Sinclair said Chris did not respond but “looked at his brother”. Under cross-examination, she said her impression was that “Chris was looking to Paul to confirm that what he was saying was OK”.
She said after listening to episodes of The Australian’s podcast The Teacher’s Pet, she contacted journalist Hedley Thomas to provide the information.
Sinclair accepted defence solicitor Greg Walsh’s suggestion that the podcast portrayed Dawson as being responsible for Lynette’s murder. “It portrayed him as being abusive,” she said.
She said she was asked by Thomas about the body language between the Dawson twins and had described it as “creepy”. She told the court she liked to think she was good at interpreting body language, having interviewed thousands of candidates over 30 years as a recruiter.
Sinclair said the suggestion that she had been interested in the story Thomas wanted to tell “wasn’t the motivation at all”. She gave a statement to police in August 2018.
Walsh asked: “It [the podcast] had impacted upon you such that you had a very biased view towards both of the Dawsons?”
“No, definitely not,” Sinclair replied. “I knew about the Dawsons way before the podcast.”
She dismissed the suggestion she was mistaken or lying about what was said by Chris and Paul.
“I’m not a liar,” Sinclair said.
Malcolm Downie, who lived next door to the Dawson couple in the late 1970s and early 1980s, said Lynette would sometimes be at his house having coffee with his then wife Julie Andrew.
He said Lynette had once knocked on their laundry door “nervy and upset” when his wife was out and asked: “Is Julie here?”
Downie said he had asked Lynette if she was all right, and she replied, “oh, marital problems”.
“I said, ‘oh, join the club, things haven’t been going too well here either’, and that was pretty much the conversation.”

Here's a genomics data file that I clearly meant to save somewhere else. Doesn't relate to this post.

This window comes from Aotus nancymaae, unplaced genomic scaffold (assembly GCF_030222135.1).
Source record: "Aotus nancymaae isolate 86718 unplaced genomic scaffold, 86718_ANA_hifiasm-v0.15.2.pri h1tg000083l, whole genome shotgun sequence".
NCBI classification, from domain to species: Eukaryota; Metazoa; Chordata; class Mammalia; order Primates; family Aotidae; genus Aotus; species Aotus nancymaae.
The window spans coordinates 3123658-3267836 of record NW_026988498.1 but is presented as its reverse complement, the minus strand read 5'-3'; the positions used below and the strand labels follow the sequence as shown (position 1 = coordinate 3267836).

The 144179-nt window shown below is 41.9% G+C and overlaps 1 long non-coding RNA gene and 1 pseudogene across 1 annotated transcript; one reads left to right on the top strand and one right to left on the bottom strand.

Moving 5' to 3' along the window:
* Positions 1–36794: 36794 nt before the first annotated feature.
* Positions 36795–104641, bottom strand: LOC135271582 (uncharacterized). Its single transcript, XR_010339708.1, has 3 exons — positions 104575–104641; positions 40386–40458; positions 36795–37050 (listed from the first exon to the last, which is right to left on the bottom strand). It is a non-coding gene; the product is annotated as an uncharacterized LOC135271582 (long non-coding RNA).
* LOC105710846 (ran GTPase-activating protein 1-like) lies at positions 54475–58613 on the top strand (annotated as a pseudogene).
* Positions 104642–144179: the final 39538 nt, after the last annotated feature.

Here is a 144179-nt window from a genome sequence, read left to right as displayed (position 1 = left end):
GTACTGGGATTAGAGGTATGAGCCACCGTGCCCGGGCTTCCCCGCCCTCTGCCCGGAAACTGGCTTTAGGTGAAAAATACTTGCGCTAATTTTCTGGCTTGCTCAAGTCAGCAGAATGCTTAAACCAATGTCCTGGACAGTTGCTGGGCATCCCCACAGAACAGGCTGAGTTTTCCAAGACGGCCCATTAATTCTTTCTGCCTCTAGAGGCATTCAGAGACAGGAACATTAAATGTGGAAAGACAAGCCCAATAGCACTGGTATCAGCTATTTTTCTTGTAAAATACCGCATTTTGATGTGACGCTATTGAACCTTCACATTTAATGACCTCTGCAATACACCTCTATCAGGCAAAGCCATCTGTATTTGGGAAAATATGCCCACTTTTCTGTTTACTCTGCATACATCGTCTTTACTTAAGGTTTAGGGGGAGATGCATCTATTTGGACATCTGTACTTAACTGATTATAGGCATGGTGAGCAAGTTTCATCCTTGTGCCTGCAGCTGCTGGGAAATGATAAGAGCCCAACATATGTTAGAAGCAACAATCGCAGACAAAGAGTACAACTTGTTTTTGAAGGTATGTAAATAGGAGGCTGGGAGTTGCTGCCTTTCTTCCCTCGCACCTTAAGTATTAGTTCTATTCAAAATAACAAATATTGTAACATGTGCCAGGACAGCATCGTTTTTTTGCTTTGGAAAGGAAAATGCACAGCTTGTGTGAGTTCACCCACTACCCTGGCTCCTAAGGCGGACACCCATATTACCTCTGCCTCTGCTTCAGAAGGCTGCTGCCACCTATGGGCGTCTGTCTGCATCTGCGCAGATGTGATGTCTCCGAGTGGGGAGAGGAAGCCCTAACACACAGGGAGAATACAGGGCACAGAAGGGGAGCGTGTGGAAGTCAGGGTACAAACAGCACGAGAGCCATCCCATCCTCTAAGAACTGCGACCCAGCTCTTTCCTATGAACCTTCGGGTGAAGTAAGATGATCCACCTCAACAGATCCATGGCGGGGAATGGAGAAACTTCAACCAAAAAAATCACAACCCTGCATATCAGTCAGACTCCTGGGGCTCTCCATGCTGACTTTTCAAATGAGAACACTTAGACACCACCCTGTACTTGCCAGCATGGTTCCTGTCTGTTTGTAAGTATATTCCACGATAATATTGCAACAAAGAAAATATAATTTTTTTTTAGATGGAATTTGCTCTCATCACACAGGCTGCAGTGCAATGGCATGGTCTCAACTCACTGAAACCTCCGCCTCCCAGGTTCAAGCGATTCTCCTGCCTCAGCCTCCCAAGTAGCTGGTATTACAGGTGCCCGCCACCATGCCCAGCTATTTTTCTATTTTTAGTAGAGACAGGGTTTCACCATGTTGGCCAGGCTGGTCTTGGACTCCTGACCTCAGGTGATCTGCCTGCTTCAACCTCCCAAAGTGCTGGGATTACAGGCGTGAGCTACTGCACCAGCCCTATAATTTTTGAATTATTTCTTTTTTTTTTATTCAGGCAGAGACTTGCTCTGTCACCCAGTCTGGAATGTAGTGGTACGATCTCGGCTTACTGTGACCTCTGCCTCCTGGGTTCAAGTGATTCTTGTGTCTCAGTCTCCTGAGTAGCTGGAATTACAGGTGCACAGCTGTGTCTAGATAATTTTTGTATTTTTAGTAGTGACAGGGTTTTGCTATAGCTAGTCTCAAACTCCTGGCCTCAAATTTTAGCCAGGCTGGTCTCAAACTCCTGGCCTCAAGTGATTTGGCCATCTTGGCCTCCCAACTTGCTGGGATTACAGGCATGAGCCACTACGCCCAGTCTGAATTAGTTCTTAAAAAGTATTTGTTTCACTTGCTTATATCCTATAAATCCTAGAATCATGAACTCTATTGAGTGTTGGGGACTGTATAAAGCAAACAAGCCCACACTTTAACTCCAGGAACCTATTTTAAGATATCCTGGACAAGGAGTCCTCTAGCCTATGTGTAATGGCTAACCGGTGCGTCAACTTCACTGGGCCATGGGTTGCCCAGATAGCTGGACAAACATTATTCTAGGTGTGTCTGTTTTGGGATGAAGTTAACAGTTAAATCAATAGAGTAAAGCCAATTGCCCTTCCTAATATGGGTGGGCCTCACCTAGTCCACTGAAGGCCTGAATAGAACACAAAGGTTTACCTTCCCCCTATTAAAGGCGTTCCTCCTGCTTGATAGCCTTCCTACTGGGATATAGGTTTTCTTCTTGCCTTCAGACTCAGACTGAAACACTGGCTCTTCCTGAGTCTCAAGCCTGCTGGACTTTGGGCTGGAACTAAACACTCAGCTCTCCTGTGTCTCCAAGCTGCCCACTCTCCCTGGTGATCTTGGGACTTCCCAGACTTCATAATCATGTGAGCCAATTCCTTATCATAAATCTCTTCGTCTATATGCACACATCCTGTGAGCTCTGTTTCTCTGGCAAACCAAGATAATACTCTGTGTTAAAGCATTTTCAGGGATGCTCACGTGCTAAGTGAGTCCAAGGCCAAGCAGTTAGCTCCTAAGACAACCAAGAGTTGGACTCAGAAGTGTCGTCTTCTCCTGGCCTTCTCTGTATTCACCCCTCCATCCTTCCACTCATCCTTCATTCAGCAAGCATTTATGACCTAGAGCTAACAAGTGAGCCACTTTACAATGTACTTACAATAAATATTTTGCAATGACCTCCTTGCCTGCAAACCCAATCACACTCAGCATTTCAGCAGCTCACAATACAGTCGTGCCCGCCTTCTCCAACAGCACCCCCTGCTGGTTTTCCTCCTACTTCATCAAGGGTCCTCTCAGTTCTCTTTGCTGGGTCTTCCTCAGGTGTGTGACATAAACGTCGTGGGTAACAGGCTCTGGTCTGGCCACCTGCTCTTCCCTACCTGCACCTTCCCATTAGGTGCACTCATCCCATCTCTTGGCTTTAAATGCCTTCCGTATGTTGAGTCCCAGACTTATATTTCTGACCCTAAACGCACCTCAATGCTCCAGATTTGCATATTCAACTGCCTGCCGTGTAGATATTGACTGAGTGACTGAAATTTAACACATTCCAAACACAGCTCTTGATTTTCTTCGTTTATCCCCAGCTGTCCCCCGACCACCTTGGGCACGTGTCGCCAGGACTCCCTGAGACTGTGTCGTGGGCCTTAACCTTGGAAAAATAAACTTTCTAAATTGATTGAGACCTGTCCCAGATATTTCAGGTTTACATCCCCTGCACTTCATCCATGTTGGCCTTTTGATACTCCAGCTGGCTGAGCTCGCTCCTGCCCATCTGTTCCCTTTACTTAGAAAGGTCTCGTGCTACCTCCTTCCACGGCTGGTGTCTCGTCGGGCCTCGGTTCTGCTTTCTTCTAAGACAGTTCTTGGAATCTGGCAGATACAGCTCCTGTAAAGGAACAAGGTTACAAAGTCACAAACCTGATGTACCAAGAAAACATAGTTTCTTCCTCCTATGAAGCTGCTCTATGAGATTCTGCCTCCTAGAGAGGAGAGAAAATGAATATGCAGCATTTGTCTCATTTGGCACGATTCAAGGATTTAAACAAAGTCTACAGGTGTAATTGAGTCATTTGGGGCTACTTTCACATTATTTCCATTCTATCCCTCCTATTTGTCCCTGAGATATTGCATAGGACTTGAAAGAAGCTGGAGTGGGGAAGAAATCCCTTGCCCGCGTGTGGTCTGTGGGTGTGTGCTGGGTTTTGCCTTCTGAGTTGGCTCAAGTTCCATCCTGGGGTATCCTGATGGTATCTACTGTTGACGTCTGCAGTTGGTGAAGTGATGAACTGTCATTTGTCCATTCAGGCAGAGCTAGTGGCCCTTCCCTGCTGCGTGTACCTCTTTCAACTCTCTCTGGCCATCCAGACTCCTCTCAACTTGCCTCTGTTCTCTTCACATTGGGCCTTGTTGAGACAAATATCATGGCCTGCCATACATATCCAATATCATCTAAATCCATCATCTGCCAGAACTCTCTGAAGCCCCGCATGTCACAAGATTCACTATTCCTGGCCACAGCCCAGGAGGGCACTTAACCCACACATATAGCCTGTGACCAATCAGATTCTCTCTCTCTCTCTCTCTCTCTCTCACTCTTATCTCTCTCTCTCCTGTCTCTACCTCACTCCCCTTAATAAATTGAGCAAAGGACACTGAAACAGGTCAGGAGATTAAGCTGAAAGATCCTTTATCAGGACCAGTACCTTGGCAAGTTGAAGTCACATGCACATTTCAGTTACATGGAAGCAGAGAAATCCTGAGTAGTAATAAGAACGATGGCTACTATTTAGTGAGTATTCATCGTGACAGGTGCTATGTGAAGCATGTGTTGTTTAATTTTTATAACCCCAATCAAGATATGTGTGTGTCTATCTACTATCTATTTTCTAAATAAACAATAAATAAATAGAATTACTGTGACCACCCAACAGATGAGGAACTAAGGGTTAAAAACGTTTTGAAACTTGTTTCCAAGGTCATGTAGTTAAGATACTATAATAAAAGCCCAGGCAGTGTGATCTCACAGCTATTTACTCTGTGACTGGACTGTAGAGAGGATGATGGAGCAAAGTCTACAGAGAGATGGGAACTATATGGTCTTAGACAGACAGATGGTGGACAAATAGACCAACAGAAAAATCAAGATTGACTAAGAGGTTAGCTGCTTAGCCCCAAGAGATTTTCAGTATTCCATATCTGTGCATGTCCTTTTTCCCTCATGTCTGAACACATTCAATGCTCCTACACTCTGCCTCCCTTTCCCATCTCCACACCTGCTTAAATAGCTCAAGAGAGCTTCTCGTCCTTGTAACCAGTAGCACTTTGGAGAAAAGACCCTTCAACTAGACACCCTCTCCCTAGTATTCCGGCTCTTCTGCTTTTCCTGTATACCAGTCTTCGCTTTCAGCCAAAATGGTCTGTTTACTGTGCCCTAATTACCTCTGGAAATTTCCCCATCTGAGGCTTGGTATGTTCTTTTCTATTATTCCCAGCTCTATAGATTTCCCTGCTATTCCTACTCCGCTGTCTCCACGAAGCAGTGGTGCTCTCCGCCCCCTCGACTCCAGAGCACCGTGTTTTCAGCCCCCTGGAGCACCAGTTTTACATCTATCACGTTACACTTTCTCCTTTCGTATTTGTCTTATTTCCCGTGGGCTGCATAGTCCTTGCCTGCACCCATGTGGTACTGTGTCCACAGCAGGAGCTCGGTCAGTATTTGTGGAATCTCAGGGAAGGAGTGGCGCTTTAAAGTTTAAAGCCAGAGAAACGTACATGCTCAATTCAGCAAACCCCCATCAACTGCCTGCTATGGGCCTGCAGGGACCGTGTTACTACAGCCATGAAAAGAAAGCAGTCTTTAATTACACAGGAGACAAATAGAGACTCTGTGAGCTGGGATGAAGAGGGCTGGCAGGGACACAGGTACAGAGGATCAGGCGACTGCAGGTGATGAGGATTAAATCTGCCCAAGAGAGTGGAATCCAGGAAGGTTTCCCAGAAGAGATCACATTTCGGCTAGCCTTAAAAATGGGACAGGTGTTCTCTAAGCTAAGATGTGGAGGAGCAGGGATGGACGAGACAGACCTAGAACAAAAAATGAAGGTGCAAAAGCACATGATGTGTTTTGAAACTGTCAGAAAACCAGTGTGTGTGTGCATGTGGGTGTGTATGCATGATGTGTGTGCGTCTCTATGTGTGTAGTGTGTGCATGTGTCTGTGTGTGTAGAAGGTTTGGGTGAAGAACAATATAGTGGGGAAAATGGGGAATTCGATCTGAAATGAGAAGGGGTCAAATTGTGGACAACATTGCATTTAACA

He said it was “strange” that she did not have her daughters with her as their children would play together and she “never went without her children”.
He did not see or hear from Lynette again and estimated it was “only a matter of weeks” until he was told, assuming from his wife, “that she’d run away”.
The court was played recorded evidence from Elva McBay, a late family friend of the Dawsons who claimed she saw a woman who looked like Lynette during a royal visit in March, 1983.
McBay said she and her husband were on the Sydney Hospital side of Macquarie Street as Prince Charles and Princess Diana’s car approached, when she saw a woman to her left.
“The lady ducked under the barricades and ran in front of the car and ran across to the other side of the road,” she said. “I turned to my husband … and said, ‘I think that was Lynette Dawson’.”
She said the woman was “too quick” for her to confirm it was Lynette. She could not remember what she was wearing but said she “must’ve seen the lady’s face” before she was swallowed by the big crowd.
“My husband did not say anything, I don’t think he was watching. At some stage, I told Paul and Chris about seeing a lady that I thought was Lynette.”
The Crown is seeking to disprove the reported sightings and alleges Dawson murdered Lynette on or about January 8, 1982, motivated by a desire to have an unfettered relationship with the babysitter JC, who became his second wife. Dawson’s judge-alone trial before Justice Ian Harrison continues.
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